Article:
Tamara Hareven

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Tamara Kern Hareven (May 10, 1937—October 18, 2002) was a social historian who wrote extensively on the history of the family and the effects of social changes on family lives. Her books include Families, History and Social Change and Aging and Generational Relations.[1]

Born in Chernivtsi, Romania (now Ukraine),[1] and of Jewish origin,[2] she died of kidney failure at the age of 65.

Selected works[edit]

  • (ed.). Family and Kin in Urban Communities, 1700-1930 (1977)
  • Amoskeag: Life and Work in an American Factory-City, with Randolph Langenbach (1978, reissued in 1995)
  • (ed.). Themes in the history of the family (1978)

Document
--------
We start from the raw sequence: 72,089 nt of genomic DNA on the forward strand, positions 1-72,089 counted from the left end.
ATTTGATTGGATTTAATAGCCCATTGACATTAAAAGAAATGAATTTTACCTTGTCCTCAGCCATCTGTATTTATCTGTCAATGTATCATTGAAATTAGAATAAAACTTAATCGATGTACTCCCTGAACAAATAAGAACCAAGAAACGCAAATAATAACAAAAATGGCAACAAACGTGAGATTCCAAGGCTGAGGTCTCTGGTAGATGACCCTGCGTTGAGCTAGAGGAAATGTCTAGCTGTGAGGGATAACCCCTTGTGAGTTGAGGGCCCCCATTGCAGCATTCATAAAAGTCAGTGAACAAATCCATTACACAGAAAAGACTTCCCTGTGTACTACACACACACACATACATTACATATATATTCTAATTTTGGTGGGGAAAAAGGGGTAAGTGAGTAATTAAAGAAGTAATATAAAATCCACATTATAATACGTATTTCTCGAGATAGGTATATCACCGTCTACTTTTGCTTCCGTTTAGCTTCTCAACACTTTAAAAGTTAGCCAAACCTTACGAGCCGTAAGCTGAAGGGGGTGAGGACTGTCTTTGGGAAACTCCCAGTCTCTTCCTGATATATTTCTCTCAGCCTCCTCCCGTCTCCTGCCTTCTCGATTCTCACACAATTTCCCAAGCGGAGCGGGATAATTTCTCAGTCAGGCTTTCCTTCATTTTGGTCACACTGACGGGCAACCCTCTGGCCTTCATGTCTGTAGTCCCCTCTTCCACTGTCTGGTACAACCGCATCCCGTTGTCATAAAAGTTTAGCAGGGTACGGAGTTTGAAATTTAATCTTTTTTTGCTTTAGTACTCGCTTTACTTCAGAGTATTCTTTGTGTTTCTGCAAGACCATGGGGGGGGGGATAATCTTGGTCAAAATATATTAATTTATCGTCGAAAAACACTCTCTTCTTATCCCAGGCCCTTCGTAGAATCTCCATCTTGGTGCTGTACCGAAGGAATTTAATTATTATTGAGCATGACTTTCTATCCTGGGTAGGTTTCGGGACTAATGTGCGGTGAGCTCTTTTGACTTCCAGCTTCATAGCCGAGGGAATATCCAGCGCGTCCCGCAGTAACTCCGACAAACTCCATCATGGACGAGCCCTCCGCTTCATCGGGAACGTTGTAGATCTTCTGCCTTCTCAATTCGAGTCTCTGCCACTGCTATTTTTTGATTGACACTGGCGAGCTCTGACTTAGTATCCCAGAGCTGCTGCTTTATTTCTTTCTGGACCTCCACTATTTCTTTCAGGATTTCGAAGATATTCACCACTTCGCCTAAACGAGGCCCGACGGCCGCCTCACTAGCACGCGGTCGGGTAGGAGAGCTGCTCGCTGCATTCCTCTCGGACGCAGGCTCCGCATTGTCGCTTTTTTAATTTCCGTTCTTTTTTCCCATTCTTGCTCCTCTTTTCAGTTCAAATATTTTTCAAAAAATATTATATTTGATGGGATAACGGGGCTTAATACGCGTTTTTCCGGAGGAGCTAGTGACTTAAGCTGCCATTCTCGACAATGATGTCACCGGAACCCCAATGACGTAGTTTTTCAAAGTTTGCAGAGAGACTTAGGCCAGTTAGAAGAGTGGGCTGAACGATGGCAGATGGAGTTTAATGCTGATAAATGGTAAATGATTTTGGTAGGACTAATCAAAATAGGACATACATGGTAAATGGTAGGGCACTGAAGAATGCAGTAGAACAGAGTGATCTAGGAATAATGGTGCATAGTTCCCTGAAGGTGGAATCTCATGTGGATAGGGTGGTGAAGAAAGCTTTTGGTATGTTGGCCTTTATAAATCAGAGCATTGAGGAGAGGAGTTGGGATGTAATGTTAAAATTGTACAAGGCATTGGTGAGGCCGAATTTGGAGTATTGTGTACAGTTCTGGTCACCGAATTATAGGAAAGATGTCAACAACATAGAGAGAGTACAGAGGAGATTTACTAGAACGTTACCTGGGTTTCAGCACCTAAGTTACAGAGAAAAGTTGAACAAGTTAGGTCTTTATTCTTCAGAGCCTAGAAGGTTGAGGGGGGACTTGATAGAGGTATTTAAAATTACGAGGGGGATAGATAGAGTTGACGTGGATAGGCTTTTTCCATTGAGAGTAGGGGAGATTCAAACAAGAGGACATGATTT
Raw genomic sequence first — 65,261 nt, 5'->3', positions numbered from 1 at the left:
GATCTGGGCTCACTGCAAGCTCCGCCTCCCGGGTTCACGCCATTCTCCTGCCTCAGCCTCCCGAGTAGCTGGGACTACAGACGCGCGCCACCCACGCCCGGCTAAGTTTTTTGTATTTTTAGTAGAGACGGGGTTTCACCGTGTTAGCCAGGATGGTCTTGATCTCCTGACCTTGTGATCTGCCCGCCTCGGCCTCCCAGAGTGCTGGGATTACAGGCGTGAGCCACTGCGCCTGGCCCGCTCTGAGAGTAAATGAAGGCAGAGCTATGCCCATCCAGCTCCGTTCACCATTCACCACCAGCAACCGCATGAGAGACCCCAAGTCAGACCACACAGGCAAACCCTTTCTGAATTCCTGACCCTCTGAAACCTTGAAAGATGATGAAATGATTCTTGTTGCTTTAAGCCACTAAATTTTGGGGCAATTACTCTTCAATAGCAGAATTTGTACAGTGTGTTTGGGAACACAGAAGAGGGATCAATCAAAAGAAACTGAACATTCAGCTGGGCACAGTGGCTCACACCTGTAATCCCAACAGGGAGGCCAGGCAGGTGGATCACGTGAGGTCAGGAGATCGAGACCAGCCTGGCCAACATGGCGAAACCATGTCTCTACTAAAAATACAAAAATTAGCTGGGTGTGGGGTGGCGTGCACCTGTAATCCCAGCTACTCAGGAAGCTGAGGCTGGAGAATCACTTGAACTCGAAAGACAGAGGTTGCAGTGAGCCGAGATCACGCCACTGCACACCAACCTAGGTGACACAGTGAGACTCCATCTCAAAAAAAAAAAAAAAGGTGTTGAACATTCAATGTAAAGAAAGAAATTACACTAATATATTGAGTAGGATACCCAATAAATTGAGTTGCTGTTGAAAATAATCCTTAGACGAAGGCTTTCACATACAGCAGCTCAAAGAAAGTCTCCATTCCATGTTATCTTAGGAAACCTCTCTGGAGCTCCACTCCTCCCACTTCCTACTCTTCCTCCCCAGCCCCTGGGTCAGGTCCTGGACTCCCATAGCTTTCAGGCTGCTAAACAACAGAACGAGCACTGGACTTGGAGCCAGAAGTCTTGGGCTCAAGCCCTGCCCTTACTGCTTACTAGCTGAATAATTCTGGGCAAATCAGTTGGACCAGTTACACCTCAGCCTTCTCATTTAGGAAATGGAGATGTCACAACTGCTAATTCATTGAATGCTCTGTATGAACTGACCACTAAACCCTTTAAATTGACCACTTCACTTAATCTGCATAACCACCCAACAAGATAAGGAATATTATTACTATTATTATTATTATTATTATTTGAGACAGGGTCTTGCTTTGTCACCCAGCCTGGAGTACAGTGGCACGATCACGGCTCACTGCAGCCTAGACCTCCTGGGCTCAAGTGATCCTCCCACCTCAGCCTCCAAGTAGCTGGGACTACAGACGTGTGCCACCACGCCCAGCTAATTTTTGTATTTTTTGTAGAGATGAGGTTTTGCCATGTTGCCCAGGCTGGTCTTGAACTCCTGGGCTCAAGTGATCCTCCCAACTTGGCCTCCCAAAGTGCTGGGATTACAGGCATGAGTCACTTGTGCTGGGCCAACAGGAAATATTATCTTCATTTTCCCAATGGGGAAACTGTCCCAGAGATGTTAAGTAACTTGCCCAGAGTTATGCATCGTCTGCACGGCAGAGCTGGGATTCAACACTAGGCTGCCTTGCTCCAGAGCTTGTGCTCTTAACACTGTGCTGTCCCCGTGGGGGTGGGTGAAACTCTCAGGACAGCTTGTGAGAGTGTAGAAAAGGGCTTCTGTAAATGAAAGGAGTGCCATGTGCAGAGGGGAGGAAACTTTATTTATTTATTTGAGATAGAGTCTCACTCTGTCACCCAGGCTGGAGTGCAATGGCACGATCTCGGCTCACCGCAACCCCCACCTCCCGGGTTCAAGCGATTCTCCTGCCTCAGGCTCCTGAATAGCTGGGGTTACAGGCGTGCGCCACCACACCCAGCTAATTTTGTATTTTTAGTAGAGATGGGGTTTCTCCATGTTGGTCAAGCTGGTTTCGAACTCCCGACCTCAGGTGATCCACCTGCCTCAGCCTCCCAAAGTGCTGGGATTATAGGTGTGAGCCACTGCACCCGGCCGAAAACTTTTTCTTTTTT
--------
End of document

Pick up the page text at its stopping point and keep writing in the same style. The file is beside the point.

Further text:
• (ed.). Transitions: The Family and the Life Course in Historical Perspective (1978)
  • Family Time and Industrial Time: The Relationship Between the Family and Work in a New England Industrial Community (1982, reissued in 1995)
  • (ed.). Aging and Generational Relations: Life-Course and Cross-Cultural Perspectives (1996)
  • Families, History and Social Change: Life Course and Cross-Cultural Perspectives (2000)
  • Silk Weavers of Kyoto: Family and Work in a Changing Traditional Industry (2002)

Notes[edit]

  1. ^ a b Obituary: Tamara Kern Hareven, 'The New York Times, November 6, 2002
  2. ^ Historians at the Jewish Virtual Library

References[edit]

  • Jennifer Scanlon and Shaaron Cosner. American Women Historians, 1700s-1990s. Greenwood Press, 1996.

External links[edit]